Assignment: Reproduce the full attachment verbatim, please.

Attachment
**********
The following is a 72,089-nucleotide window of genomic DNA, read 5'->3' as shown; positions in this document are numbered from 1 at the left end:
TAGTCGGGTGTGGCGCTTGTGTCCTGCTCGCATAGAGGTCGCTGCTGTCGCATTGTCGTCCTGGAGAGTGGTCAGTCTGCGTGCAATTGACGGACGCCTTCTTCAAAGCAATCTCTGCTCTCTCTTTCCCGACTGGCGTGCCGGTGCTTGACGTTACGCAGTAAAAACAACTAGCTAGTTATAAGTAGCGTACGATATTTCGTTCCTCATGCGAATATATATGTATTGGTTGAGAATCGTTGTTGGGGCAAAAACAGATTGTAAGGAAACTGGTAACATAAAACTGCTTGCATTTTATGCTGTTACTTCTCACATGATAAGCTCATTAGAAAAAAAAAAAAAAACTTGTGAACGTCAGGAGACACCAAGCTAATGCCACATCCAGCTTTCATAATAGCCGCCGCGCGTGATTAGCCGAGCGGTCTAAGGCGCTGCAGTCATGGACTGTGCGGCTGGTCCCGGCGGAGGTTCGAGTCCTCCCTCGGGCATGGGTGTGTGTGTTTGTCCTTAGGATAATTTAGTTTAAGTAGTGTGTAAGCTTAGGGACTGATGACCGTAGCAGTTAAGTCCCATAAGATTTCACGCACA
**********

The following is a 72,089-nucleotide window of genomic DNA, read 5'->3' as shown; positions in this document are numbered from 1 at the left end:
TAGTCGGGTGTGGCGCTTGTGTCCTGCTCGCATAGAGGTCGCTGCTGTCGCATTGTCGTCCTGGAGAGTGGTCAGTCTGCGTGCAATTGACGGACGCCTTCTTCAAAGCAATCTCTGCTCTCTCTTTCCCGACTGGCGTGCCGGTGCTTGACGTTACGCAGTAAAAACAACTAGCTAGTTATAAGTAGCGTACGATATTTCGTTCCTCATGCGAATATATATGTATTGGTTGAGAATCGTTGTTGGGGCAAAAACAGATTGTAAGGAAACTGGTAACATAAAACTGCTTGCATTTTATGCTGTTACTTCTCACATGATAAGCTCATTAGAAAAAAAAAAAAAAACTTGTGAACGTCAGGAGACACCAAGCTAATGCCACATCCAGCTTTCATAATAGCCGCCGCGCGTGATTAGCCGAGCGGTCTAAGGCGCTGCAGTCATGGACTGTGCGGCTGGTCCCGGCGGAGGTTCGAGTCCTCCCTCGGGCATGGGTGTGTGTGTTTGTCCTTAGGATAATTTAGTTTAAGTAGTGTGTAAGCTTAGGGACTGATGACCGTAGCAGTTAAGTCCCATAAGATTTCACGCACA